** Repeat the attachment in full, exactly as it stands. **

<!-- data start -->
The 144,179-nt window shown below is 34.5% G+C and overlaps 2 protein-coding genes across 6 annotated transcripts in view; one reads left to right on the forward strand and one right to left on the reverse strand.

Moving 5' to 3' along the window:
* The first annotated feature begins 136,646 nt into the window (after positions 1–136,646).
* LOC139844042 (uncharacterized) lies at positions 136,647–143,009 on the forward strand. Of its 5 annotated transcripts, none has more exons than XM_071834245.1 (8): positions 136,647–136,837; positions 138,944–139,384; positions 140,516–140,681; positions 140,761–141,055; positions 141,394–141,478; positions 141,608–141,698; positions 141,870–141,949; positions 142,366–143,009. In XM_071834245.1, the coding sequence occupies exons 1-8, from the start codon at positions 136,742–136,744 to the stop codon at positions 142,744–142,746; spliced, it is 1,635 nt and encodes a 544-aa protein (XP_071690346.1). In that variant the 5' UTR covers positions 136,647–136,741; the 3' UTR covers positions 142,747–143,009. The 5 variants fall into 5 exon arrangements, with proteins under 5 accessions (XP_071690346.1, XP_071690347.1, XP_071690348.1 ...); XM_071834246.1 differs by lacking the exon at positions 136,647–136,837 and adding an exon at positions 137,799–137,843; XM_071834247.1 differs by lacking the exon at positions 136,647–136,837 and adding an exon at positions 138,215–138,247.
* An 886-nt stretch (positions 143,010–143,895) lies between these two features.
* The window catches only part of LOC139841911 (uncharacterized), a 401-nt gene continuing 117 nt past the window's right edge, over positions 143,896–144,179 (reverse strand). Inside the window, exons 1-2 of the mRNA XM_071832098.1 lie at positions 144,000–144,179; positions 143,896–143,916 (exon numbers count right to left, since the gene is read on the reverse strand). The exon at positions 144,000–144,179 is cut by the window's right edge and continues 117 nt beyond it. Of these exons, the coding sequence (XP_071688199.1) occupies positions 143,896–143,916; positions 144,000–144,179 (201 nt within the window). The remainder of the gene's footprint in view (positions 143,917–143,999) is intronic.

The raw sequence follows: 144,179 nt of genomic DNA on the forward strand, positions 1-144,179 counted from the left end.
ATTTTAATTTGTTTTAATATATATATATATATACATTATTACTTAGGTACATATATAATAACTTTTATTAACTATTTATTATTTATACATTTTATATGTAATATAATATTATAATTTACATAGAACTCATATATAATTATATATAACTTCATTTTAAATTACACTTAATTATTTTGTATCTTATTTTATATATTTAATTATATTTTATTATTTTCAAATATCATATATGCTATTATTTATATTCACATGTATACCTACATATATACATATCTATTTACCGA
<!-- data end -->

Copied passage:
The 144,179-nt window shown below is 34.5% G+C and overlaps 2 protein-coding genes across 6 annotated transcripts in view; one reads left to right on the forward strand and one right to left on the reverse strand.

Moving 5' to 3' along the window:
* The first annotated feature begins 136,646 nt into the window (after positions 1–136,646).
* LOC139844042 (uncharacterized) lies at positions 136,647–143,009 on the forward strand. Of its 5 annotated transcripts, none has more exons than XM_071834245.1 (8): positions 136,647–136,837; positions 138,944–139,384; positions 140,516–140,681; positions 140,761–141,055; positions 141,394–141,478; positions 141,608–141,698; positions 141,870–141,949; positions 142,366–143,009. In XM_071834245.1, the coding sequence occupies exons 1-8, from the start codon at positions 136,742–136,744 to the stop codon at positions 142,744–142,746; spliced, it is 1,635 nt and encodes a 544-aa protein (XP_071690346.1). In that variant the 5' UTR covers positions 136,647–136,741; the 3' UTR covers positions 142,747–143,009. The 5 variants fall into 5 exon arrangements, with proteins under 5 accessions (XP_071690346.1, XP_071690347.1, XP_071690348.1 ...); XM_071834246.1 differs by lacking the exon at positions 136,647–136,837 and adding an exon at positions 137,799–137,843; XM_071834247.1 differs by lacking the exon at positions 136,647–136,837 and adding an exon at positions 138,215–138,247.
* An 886-nt stretch (positions 143,010–143,895) lies between these two features.
* The window catches only part of LOC139841911 (uncharacterized), a 401-nt gene continuing 117 nt past the window's right edge, over positions 143,896–144,179 (reverse strand). Inside the window, exons 1-2 of the mRNA XM_071832098.1 lie at positions 144,000–144,179; positions 143,896–143,916 (exon numbers count right to left, since the gene is read on the reverse strand). The exon at positions 144,000–144,179 is cut by the window's right edge and continues 117 nt beyond it. Of these exons, the coding sequence (XP_071688199.1) occupies positions 143,896–143,916; positions 144,000–144,179 (201 nt within the window). The remainder of the gene's footprint in view (positions 143,917–143,999) is intronic.

The raw sequence follows: 144,179 nt of genomic DNA on the forward strand, positions 1-144,179 counted from the left end.
ATTTTAATTTGTTTTAATATATATATATATATACATTATTACTTAGGTACATATATAATAACTTTTATTAACTATTTATTATTTATACATTTTATATGTAATATAATATTATAATTTACATAGAACTCATATATAATTATATATAACTTCATTTTAAATTACACTTAATTATTTTGTATCTTATTTTATATATTTAATTATATTTTATTATTTTCAAATATCATATATGCTATTATTTATATTCACATGTATACCTACATATATACATATCTATTTACCGA